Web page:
dark matter. However, this interpretation is not generally accepted by the community. COSINUS will thus use the same target material as DAMA/LIBRA, i.e. NaI, and is currently in prototyping and early construction phase.
In both CRESST and COSINUS, neutrons entering the detectors can lead to nuclear recoils indistinguishable from a dark matter-induced signal and are thus considered a dangerous background. To shield against neutrons and other types of background, the experimental setups are hence located in deep underground laboratories and use
dedicated shielding layers surrounding their detectors. This work presents neutron background simulation studies performed for CRESST and COSINUS to estimate the spectra, rates and sources of detectable neutrons. For this purpose, the detailed geometry of the corresponding setup was implemented in a Geant4-based particle simulation software, together with many new features necessary to perform the desired simulations of neutrons originating from muon interactions, (𝛼,n) reactions and spontaneous fission processes. To compare to measured data, a postprocessing tool was greatly extended, considering the time and energy resolution of the detectors.
Massimo Girola, Characterization of Scintillating Cryogenic Calorimeters, M.Sc. thesis, Milano - Bicocca University
…Across the various experimental approaches used to test the long-standing DAMA/LIBRA claim on the evi- dence of DM, COSINUS has the primary goal of providing a model-independent cross-check using the same target material (NaI) operated as a scintillating cryogenic calorimeter. In the framework of the COSINUS experiment, I have characterized the response of a NaI crystal with an NTD read- out and a Ge-wafer LD operated at 12 mK in a cryostat placed underground at LNGS. The setup has shown good overall performance. In particular, through an energy calibration based on the only available peak (59.54 keV γ from 241Am), I have estimated an energy threshold of about 0.5 keV, a value that overcomes the ultimate goal set by the COSINUS collaboration, which is ≃ 1 keV and is better than the one obtained with other thermal sensors for the NaI readout, which usually reach ∼ 10 keV. I have also measured a discrimination power between β/γ and neutron-induced nuclear recoils of ≃ 4.68, high enough for particle discrimination purposes. Thanks to this setup, it was also possible to give a rough estimate of the quenching factor (in the light channel) of Na recoils with respect to β/γ rays, which resulted to be in agreement with the value present in the literature…
V. Zema, Unveiling the nature of Dark Matter with Direct Detection Experiments, Ph.D. thesis, Gran Sasso Science Institute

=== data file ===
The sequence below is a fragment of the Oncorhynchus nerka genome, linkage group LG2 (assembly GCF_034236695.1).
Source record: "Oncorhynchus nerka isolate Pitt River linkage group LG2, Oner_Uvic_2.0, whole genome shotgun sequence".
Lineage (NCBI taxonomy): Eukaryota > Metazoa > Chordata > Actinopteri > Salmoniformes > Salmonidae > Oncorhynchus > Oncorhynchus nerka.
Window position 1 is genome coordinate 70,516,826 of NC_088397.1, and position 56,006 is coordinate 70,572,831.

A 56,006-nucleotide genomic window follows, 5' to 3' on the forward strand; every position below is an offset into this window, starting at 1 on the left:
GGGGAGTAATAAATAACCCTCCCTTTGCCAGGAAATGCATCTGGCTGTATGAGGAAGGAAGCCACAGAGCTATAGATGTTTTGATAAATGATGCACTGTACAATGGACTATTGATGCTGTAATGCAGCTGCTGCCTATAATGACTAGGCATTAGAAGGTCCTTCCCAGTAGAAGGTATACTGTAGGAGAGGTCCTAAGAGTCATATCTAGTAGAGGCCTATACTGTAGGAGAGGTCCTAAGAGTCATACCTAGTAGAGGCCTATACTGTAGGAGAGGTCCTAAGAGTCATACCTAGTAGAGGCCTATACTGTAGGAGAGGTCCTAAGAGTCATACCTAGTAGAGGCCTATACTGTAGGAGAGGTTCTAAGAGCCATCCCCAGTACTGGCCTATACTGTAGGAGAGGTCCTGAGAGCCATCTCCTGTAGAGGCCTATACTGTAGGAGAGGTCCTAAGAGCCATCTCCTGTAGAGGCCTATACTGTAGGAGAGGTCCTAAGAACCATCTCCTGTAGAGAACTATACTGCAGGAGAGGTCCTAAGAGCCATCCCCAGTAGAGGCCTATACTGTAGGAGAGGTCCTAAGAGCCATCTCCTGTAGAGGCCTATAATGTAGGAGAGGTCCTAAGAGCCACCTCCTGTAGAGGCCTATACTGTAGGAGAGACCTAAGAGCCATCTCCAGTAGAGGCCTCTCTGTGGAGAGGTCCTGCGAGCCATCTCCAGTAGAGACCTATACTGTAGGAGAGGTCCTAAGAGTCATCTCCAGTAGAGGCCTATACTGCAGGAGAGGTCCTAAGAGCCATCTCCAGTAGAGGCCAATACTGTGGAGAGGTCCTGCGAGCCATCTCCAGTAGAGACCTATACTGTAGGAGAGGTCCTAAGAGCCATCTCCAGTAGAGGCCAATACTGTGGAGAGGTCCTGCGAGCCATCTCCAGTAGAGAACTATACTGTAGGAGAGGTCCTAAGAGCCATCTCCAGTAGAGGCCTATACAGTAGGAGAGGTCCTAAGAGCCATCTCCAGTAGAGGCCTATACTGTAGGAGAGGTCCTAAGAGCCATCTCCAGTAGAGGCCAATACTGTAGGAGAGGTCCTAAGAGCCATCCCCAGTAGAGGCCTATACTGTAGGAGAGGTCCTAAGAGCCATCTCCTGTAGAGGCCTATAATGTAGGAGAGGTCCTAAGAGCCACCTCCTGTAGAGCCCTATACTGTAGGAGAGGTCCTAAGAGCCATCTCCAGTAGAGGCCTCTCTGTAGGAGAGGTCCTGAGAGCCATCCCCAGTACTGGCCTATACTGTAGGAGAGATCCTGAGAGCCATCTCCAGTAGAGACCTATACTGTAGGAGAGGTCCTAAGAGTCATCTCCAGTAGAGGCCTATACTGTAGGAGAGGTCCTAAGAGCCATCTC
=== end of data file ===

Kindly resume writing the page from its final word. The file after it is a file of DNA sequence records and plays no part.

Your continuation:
…About one-third of this dark sector is associated to an invisible and still undetected form of matter, the so-called dark matter, whose gravitational effect manifests at all cosmological scales. Both theoretical and experimental observations based on ordinary gravity reinforced the evidences for the existence of DM, since its first appearance in the pioneering calculations of F. Zwicky (1933). This PhD project explores the hypothesis that DM is made of new particles beyond the standard model. More specifically, it focuses on those DM particles which are trapped into the galactic gravitational field and populate the galactic halo. If DM interacts with ordinary particles, extremely sensitive detectors operating in very low-background environments, are expected to detect galactic DM particles scattering off their target material. This widely employed experimental technique is known as DM direct detection and it is the focus of my studies, where I consider the further hypothesis that DM interacts with atomic nuclei. The research I conducted during my PhD program consists of two main parts: the first part focused on purely phenomenology aspects of the DM direct detection (namely on the DM annual modulation treated using a non-relativistic effective theory and on the scattering of spin-1 DM particles off polarised nuclei) and the second one is more closely connected to experimental applications. The latter has been strongly stimulated by my collaboration with the two DM direct detection experiments CRESST and COSINUS. For CRESST, I compute the DM-nucleus cross-section for the conventional spin-dependent interactions, used to analyse the data collected with a prototype Li-based detector module, and I derive some prospects for a time dependent analysis of CRESST-III data, using a statistical frequentist approach based on Monte Carlo simulations. For COSINUS, I provide a significant extension of the pulse shape model currently used by CRESST and COSINUS in order to explain experimental observations related to the COSINUS detector response. Finally, I contribute to ongoing studies on the phonon propagation in NaI crystals based on solid state physics. This PhD thesis has been oriented to fill the gap between theoretical and experimental efforts in the DM field. This approach has facilitated the exchange of expertise, has driven the trend of my research and has stimulated the development of the ideas and methods described in this PhD thesis.